SNYDER: In the descent from a world of factual discourse into a world of emotions and alternative realities, the first step you take, whether you're the Russian media, whether you're Breitbart is that you manufacture lots of stuff that isn't true. The second step is that you claim that everyone is like this. You spread this kind of cynicism that you shouldn't really trust anybody, everybody's just a partisan, everyone just has their own skin in the game. And then once that belief spreads we're then in the world that I'm talking about, which is ripe for fascism.
SIEGEL: One of your lessons is to establish a private life. And in talking about privacy, you cite the hack of Hillary Clinton's email or of John Podesta's email, perhaps more directly, as an example of an invasion of privacy. You criticize the media for covering that as news. You know, I - when that hack took place there had been demands from the primary season for Hillary Clinton to divulge the transcripts of her speeches to Goldman Sachs. I found the transcripts of her - they're actually sort of public conversations with Goldman Sachs - and I read them. I thereby took part in what I guess was indirectly an invasion of her or John Podesta's privacy. Am I wrong to do that?
SNYDER: Yeah. I mean, you may be - you may be obligated to do it the way that sometimes doctors and lawyers are obligated to do things, but I think you should feel bad about it. And it goes back to your question about fascism. Sometimes things happen that we don't understand are threats. And this was one of them. So let's use a big word, totalitarianism. Totalitarianism is not about some state that appears out of nowhere and suddenly is all-powerful. There can't be any such thing. Totalitarianism starts when the difference between your public life and your private life is effaced. If we can't have exchanges with our friends and family, with loved ones that won't at some point be made public then we can't have private lives. And if we can't have private lives then we're not really free people.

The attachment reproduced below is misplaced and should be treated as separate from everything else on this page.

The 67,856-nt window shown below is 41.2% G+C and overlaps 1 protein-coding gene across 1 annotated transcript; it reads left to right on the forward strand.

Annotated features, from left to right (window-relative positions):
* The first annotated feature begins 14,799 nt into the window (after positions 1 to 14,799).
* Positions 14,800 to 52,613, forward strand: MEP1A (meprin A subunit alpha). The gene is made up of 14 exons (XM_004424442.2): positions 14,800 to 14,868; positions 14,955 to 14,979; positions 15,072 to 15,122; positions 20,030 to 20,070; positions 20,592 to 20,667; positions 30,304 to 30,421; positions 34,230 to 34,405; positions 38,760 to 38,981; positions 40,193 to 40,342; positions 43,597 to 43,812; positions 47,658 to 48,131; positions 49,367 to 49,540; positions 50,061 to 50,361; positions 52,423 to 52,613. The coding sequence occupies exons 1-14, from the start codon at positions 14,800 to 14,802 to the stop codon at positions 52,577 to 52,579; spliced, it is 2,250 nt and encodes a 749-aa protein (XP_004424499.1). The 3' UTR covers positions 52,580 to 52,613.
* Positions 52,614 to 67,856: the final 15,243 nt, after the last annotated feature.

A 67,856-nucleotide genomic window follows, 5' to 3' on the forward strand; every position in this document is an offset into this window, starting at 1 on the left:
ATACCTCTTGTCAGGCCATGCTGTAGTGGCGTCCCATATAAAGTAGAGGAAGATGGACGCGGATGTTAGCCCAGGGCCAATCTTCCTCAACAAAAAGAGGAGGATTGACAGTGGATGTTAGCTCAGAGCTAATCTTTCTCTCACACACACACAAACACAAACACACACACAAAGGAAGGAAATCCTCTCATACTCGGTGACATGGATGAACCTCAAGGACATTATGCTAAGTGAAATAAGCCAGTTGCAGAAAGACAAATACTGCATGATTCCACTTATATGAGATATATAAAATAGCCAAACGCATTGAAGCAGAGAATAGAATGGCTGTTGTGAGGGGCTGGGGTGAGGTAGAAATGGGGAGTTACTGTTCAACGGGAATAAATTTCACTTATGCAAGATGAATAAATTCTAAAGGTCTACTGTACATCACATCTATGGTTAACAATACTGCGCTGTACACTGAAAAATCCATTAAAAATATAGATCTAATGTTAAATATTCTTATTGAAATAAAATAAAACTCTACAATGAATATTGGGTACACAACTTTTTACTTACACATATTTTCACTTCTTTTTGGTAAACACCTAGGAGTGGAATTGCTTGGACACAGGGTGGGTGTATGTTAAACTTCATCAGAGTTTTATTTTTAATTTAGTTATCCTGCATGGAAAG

SIEGEL: Although what I learned from reading the transcripts of these interviews that she gave for people who worked for Goldman Sachs was that number one, she was incredibly fluent and fast on her feet, talking about China and other issues of foreign policy. Number two, it wasn't as if she was in the belly of the beast, scolding her hosts, which had been implied earlier in the primary season. She was in her element. And I thought reading those transcripts may have been an invasion of someone's privacy, but it was due diligence on my part.
SNYDER: I think as a reporter, perhaps you had to do it since everyone else was doing it. But I think we have to have some rules, just like there - with a doctor there's patient confidentiality or with a lawyer there's confidentiality because it can't be right, Robert, that every time someone hacks my emails it's news for someone else.
SIEGEL: Did you write this for young people, for young liberal people? How would you describe your readership?
SNYDER: So this is a book for all Americans. It is, though, as you suggest quite rightly, slightly more a book for the young because what I fear we've done in this country is raise a generation of young people under the slogan that history was over, that things are basically going in the right direction and always will. And now many of those young people have been delivered a shock. And the danger is that having been shocked they will switch from thinking, oh, well, everything's going to be fine to everything's not going to be fine and not realize that history is precisely about what you yourself can do. People in their 20s have a chance to be a historical generation. I hope they take it.
SIEGEL: Timothy Snyder, thank you very much.
SNYDER: Hey, it's been my pleasure.
SIEGEL: Timothy Snyder is the author of "On Tyranny: Twenty Lessons From The Twentieth Century."